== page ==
The first time I met Sparky Anderson was in February 1959 at the Phillies' Spring Training camp in Clearwater, Fla.
I walked up to Sparky one morning, stuck out my hand and was taken aback by how gracious he was. I was just a young reporter, in my second year on the beat, and pleasantly surprised that the Phillies' new second baseman would take time for me.
"What can I do for you?" Anderson asked, flashing that contagious smile and convincing me that he was genuinely interested in talking.
I'll never forget that moment. And, apparently, Sparky never forgot it either. Over the years, as our careers moved on, he'd always mention it when I interviewed him or we just exchanged baseball stories.
A half-century of Sparky vignettes and memories flashed back on Thursday when I learned he had died at age 76.
Sparky Anderson never changed. Not from his rookie spring in Clearwater or the many times I visited with him during Hall of Fame weekends in Cooperstown. (He was inducted in 2000.)
He was destined to become one of the game's greatest managers. He was the first manager to win the World Series in both leagues, to go with his seven division championships, five pennants and 2,194 victories.
Sparky, who called himself "a chronic Minor League infielder," reluctantly realized early in his career that he'd never make it as a player, so he poured himself into studying the intricacies of baseball. He had an uncanny sense for strategy and was obsessed with winning, but above all, he had a knack for dealing with his players.
He made each one of them feel important. Just like he did with me the first time we met.
We often joked about his one season with the dreadful, last-place Phillies in his only stint in the Major Leagues. A huge disappointment after a monster buildup, Sparky batted just .218 in 152 games. He hit no homers and drove in only 34 runs. He spent the remainder of his playing career in the Minors.
"But don't forget that double I hit off the wall against Sandy Koufax," he'd say. "I crushed that ball!"
The Cincinnati Reds hired the virtually unknown Anderson as their manager, replacing Dave Bristol, two days prior to the 1969 World Series ("For just $28,500," he'd often remind me.) He was in Baltimore for the World Series that October, when the Orioles played the Mets.
"If anybody says they knew me then, they're lying," he said. "But I came out of church and somebody yelled my name. I turned around, and can you imagine this? Here's someone, me, who was 35 years old, the youngest manager in both leagues, and when I turned around, it was Yogi Berra. I'll tell you, my stomach turned over, I was so nervous.
"Yogi came over and asked, 'Would you mind if I walk back with you to the hotel?' Can you imagine him doing that to somebody who was a humpty-dumpty? That's when you find out who the real professionals are."
Sparky said that from that moment on, "Every coach in his first year, or every manager who got his first job, I made sure I introduced myself to him and told him, 'Enjoy it. It's going to be a lot of fun.' "
Anderson guided the Reds to the World Series in 1970 and 1972, but it wasn't until 1975 that the Big Red Machine won the championship, beating the Boston Red Sox in seven games. It remains the greatest World Series I've covered. The following year, the Reds swept the Yankees.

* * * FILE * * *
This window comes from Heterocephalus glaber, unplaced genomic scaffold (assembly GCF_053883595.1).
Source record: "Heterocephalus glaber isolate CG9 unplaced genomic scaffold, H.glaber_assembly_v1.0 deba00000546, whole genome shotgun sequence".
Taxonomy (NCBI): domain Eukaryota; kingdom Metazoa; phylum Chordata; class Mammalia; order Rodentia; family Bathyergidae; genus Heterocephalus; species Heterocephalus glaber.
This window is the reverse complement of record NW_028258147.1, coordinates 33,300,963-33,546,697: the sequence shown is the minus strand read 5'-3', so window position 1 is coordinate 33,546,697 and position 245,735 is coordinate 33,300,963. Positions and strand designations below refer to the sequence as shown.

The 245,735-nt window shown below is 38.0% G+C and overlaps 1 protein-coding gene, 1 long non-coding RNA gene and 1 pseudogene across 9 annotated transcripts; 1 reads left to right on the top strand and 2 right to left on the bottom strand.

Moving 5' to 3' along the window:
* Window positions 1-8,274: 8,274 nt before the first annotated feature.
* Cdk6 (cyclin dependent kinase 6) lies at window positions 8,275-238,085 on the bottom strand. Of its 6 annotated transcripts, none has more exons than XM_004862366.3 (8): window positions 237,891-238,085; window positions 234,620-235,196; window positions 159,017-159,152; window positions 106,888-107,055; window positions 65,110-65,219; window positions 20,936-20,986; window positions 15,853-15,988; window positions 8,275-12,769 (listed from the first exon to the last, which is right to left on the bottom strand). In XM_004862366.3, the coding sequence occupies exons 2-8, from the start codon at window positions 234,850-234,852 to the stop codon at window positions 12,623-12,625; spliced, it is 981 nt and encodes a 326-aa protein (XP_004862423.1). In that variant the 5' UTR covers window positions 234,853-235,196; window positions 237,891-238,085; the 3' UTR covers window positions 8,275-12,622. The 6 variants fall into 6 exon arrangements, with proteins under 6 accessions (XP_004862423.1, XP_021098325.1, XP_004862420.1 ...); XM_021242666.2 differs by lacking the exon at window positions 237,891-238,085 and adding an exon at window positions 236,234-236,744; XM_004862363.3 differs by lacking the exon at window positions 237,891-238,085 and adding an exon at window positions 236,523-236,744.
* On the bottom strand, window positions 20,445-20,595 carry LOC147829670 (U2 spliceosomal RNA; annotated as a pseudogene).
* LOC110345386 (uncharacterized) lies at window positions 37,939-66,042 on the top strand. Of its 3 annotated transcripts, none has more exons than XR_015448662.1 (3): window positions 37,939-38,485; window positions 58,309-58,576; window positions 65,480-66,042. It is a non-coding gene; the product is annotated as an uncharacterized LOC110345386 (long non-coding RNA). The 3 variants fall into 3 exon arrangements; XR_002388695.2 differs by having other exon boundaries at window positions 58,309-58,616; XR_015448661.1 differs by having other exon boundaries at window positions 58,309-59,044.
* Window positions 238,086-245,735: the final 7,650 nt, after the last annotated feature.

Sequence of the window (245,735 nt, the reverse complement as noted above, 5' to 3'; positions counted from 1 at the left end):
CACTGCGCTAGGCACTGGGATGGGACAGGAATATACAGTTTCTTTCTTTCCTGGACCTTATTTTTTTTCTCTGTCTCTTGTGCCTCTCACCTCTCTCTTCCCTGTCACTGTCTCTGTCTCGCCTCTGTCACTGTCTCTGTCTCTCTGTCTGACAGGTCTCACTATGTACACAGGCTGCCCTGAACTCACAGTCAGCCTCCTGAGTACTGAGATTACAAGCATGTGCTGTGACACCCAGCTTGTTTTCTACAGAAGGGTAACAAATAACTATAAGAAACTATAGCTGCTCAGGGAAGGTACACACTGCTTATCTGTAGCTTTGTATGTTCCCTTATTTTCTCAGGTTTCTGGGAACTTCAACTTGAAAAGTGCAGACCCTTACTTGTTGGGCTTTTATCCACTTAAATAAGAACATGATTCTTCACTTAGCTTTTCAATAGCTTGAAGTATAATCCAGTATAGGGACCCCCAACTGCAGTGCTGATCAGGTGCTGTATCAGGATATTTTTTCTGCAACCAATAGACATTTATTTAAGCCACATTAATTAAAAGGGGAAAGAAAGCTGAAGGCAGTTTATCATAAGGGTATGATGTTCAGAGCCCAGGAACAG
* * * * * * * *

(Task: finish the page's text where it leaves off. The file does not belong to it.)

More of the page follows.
His lack of patience with pitchers got him the nickname "Captain Hook." He had a philosophy that his starting pitcher shouldn't be in a position to face the tying run if there were men on base in late innings.
I don't think Sparky ever got over his unexpected firing by the Reds in November 1978. He became the Detroit Tigers' skipper in June 1979, and in 1984, won the World Series over San Diego.
"I always wanted to prove the Reds were wrong in firing me," he said. "When we won the World Series in 1984, I finally felt vindicated."
During a news conference prior to his Hall of Fame induction, Sparky said, "It wasn't until years later I released all the bitterness I should never have allowed to creep into my mind in the first place."
Sparky made it back to Cooperstown for last July's ceremonies, but it was obvious that he was in failing health. It was one of the few public appearances he made during his last months. I sadly wondered then how long he'd be with us.
Sparky had a reputation for exaggeration and overstatement, but one time, in the middle of an extended interview, I blurted, "Let's cut to the chase, Sparky. What's your real philosophy to successful managing?"
"I didn't tell them how to do it. I showed them how to do it," he replied in all seriousness. "Managers like to make excuses. To me, that's the easy way. The hard way is to show them.
"I always was at the ballpark early. My door was always open to my players. They knew they could talk to me and I could show them how."
Sparky's heart was always in the right place.
When he walked to the podium at Cooperstown on July 23, 2000, he fought back tears as he said, "If you don't think this is the greatest game, then leave, because you're missing it all. It's the greatest game there ever was."
He then added: "When I walk away from here today, I'll never win another game, and I'll never lose another game. In that respect, it's a sad moment for me, knowing I will never get up in front of a group like this again."
Sparky was wrong.
He stepped away from the spotlight that Sunday afternoon, but he will always be what kindness, compassion -- and baseball -- are all about.
Hal Bodley is the senior correspondent for MLB.com. This story was not subject to the approval of Major League Baseball or its clubs.